- API monitoring: A function that tracks containerized environment connections to identify anomalies, traffic, and user access.
- Configuration monitoring: A capability that lets users oversee rule sets, enforce policies, and log changes within the environment.
- Dashboards and visualization: The ability to present container data visually so users can quickly see how the system is performing.
Beyond specific features and functions, there are also user experience questions to ask about the software:
- How quickly and easily can users add instrumentation to code?
- What is the process for alarm, alert, and automation?
- Can users see each component and layer to isolate the source of failure?
- Can users view entire application performance for both business and technical organizations?
- Is it possible to proactively and reactively correlate events and logs to spot abnormalities?
- Can the software analyze, display, and alarm on any set of acquired metrics?
The right container monitoring software should make it easy for engineers to create alarms and automate actions when the system reaches certain resource usage thresholds.
When it comes to container management and monitoring, the industry offers a host of open source and open source managed offerings: Prometheus, Kubernetes, Jaeger, Linkerd, Fluentd, and cAdvisor are a few examples.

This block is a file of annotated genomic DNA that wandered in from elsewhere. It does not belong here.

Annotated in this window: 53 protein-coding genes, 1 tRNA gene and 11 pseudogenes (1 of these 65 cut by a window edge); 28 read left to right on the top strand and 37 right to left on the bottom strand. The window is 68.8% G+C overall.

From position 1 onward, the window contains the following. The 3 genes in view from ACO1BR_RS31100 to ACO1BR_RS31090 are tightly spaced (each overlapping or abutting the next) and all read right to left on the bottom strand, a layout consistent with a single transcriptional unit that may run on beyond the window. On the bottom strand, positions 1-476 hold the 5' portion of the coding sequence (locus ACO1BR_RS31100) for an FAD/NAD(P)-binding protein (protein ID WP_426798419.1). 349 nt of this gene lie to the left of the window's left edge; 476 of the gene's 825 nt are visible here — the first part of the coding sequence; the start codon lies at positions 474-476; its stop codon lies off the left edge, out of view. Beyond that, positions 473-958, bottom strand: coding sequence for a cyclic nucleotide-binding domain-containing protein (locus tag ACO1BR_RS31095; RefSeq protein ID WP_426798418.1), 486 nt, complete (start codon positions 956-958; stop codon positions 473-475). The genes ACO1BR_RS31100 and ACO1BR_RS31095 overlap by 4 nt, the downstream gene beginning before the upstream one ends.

Ways Chronosphere can monitor containers
Chronosphere’s offering is built for cloud native architectures and Kubernetes to help engineering teams who are collecting container data at scale. Chronosphere’s platform can monitor all standard data ingestion for Kubernetes clusters, such as pods and nodes, standard ingestion protocols as with Prometheus.
Container monitoring software generates a lot of data. When combined with cloud native environment metrics, this creates a data overload that outpaces infrastructure growth. This makes it important to have tools that can help refine what data is useful, that it gets to the folks that need it the most and ends up on the correct dashboards.
The Control Plane can help users fine-tune which container metrics and traces the system ingests. Plus, with the Metrics Usage Analyzer, users are put back in control of which container observability data is being used, and more importantly, pointing out when data is not used. Users decide which data is important after ingestions with the Control Plane so their organization avoids excessive costs across their container and services infrastructure.
To see how Chronosphere can help you monitor your container environments, contact us for a demo today.